“How Will You
Rock the Boat?”
My parents grew
up during the Depression. As a result of their struggles, they
taught me to…
“Not rock the
boat!” “Keep a low profile!” “Go along to get along!” “Let
others decide, so you won’t be criticized” “Stay silent and just do
their instruction led me to not excel anywhere other than in my
schoolwork where I was in control of my actions. In high school,
recognizing that continuing the same course of action would lead to
being average, with no path to achieving excellence, I began to
“rock the boat.”
Our high school
band director shared that for me to advance to the “A” band I would
need to play more than one instrument. I excelled in trumpet and
French horn and learned to play the guitar. My commitment led me to
teach others to play those instruments. I also volunteered to teach
others how to march properly while playing music. Others learned to
“rock the boat” in order to advance.
various restaurants, plus helping other band students, I learned
the value of teamwork…how each person’s part, plays a valuable role
in the success of the team. When asked to lead, it was my destiny
to help each organization achieve their goals. This carried through
into my college experience and my upward mobility in
After college, as
a leader and coach, I continued to “rock the boat!” They
sent me to the worst performing restaurants to get them back on
track by upgrading their people, processes, products, and
promotion. By installing standards for these 4 “Ps” wherever I was
assigned, our company grew rapidly.
Not wanting to
stand still very long, the opportunity to change careers appeared
so that I could gain control of my own income. Selling cars and
trucks was fun, but not as satisfying as helping others achieve
their goals through their own sales success. Leading 19 different
auto franchises, we achieved success in both profit, team member
and customer satisfaction.
boat” was not always popular with owners and led to several
separations when I rocked too far or too fast. However, leading
while teaching others, how to be operationally sound by managing
the 4 “Ps” was very rewarding.
I continue to
challenge students by sharing sound personal and business
Are you prepared
to step outside of your comfort zone?
How will you
“Rock the Boat?”
That is today’s
Morning Minute 4/28/23:
“Are You Accountable or Anonymous?”
The “A” in the T.A.S.T.E. module stands for
Along with Truth, Support, Trust, and Empowerment, these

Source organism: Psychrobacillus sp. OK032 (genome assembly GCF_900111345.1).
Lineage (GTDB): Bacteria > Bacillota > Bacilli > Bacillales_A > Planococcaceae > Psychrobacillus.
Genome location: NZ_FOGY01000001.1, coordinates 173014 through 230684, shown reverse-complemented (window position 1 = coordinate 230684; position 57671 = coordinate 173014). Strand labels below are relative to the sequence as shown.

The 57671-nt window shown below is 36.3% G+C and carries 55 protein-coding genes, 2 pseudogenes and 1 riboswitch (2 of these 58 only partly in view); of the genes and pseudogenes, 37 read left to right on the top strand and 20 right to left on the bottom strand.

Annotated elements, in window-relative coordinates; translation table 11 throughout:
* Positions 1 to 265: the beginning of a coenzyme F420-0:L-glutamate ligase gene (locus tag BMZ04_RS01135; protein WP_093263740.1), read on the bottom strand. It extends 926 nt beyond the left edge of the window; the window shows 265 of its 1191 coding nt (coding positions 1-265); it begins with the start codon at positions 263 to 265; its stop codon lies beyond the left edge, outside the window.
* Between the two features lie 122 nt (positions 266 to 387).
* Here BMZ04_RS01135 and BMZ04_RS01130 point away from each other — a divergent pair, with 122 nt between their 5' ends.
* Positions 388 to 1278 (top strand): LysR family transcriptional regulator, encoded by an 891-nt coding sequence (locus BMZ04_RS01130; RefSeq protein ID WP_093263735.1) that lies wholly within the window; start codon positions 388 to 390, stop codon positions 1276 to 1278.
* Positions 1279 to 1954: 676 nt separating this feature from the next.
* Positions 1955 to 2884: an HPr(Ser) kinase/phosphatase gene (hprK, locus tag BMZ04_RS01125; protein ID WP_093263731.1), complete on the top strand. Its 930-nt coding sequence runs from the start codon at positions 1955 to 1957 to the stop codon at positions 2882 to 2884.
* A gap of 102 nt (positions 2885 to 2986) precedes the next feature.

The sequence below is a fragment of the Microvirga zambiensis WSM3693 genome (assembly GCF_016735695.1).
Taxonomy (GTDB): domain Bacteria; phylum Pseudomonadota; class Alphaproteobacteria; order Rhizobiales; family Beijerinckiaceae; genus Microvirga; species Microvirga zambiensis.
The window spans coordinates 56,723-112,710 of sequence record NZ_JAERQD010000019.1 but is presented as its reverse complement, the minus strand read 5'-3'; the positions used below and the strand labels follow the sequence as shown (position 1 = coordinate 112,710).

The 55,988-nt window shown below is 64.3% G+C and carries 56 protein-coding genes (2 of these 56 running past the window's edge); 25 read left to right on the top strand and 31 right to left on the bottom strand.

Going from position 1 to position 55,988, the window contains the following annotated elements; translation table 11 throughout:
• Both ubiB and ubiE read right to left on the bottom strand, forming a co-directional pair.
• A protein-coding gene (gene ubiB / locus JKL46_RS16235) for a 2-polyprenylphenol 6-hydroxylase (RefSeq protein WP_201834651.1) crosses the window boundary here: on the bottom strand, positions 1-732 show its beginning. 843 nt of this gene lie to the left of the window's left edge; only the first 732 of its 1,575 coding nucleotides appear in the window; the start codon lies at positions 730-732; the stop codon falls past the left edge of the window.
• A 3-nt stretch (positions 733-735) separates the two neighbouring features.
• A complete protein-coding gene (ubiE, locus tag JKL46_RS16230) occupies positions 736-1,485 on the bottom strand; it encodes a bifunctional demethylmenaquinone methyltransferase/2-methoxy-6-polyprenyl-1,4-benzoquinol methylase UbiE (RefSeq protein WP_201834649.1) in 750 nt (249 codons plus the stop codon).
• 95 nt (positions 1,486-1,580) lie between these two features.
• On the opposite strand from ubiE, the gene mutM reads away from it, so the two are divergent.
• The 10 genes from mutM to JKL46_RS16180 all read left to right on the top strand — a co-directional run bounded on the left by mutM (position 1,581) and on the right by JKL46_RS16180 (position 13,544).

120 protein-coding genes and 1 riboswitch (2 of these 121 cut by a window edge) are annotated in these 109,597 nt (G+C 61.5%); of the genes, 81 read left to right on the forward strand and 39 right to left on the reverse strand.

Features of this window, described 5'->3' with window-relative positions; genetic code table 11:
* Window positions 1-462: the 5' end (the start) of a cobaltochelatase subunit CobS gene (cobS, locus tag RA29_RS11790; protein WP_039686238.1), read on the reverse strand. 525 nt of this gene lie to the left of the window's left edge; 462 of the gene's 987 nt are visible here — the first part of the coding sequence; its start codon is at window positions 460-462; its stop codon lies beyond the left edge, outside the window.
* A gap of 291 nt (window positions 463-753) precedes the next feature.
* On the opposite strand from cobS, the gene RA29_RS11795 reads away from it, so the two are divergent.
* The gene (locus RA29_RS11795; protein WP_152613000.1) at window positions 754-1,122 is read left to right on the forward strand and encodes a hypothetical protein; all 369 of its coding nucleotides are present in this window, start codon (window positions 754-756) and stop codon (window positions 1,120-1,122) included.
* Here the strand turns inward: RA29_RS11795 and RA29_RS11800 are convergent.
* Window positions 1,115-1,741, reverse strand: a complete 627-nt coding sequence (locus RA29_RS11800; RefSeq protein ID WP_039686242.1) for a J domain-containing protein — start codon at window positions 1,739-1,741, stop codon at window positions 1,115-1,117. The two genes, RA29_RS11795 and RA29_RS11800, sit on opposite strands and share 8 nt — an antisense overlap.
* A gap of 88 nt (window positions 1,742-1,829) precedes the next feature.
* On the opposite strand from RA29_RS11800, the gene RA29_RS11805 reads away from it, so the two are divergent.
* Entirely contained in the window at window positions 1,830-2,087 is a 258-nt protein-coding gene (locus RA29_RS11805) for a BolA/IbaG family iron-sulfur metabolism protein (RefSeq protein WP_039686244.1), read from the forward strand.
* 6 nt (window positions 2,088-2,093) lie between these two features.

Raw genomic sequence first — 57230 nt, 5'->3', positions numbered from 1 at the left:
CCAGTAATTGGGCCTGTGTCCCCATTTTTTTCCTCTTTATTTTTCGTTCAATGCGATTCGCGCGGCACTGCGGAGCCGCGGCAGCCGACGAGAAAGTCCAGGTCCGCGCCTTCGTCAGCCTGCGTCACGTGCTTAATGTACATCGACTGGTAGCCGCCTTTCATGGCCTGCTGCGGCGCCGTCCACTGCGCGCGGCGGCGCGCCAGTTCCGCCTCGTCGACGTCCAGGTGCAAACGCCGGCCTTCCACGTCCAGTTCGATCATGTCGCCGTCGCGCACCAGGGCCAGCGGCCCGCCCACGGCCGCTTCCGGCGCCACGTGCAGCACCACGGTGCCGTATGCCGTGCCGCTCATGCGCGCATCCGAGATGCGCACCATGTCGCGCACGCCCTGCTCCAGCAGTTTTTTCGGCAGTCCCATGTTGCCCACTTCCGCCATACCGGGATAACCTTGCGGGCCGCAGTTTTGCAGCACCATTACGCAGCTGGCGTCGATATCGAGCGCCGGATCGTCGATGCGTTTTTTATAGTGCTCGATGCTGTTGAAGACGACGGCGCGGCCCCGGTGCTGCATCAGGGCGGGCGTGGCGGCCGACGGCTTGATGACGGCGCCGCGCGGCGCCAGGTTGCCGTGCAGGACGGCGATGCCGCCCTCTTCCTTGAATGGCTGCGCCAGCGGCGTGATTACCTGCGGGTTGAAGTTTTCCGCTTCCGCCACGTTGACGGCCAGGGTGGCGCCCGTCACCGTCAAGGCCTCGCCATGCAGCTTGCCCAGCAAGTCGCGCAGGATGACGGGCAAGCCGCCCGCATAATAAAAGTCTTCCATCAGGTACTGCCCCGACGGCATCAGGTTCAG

fundamental traits guide the decisions of servant
Growing up in Alabama in the 1960-70’s, I marveled at how both Paul
Bryant of Alabama, and Ralph Jordan of Auburn, described the
results of each game in their weekly TV broadcasts. If they won,
they gave the credit to the players and the assistant coaches. If
they lost, they always took the blame themselves for bad decisions
or an ineffective game plan. They congratulated others after wins,
and took the blame themselves after losses. By assuming
accountability for failures, they both were respected and effective
As a beginning car salesman, in my haste to sell a car, I
misrepresented a vehicle to a client. The client caught this and
terminated the sale. It was my responsibility to both apologize to
the client and to my manager. Getting chewed out by both taught me
to be more careful in my presentations. I learned and became better
because I was accountable.
My first auto leadership role was Sales Manager. During my first
sales team meeting, I shared that I was responsible for vehicle
reconditioning. If there was a problem with a vehicle, either one
in our display, or one that had been recently purchased, they were
to get me involved immediately. The previous manager would always
shift the blame to someone else, attempting to remain anonymous. I
shared that I would address any issue myself. In short, I held
myself accountable. Employing that policy, we more than doubled our
used vehicle sales with massive increases in repeat and referral
Leaders have to choose between accountability or
Being accountable for our mistakes and/or the performance of our
teams, may bring us short term pain. That is how we learn and grow
as effective leaders. Staying anonymous and/or deflecting
responsibility to others, will not help us learn from our mistakes.
Plus, our teams will not improve, either as individuals or as a
Have you had a learning situation such as the ones I described
above? It would be helpful for both yourself and our readers if you
would share the situation, and how you addressed it.
Usually, it is not the mistake we make, but the actions we take,
that create a positive or negative outcome.
Are you accountable or anonymous?
That is today’s Morning Minute.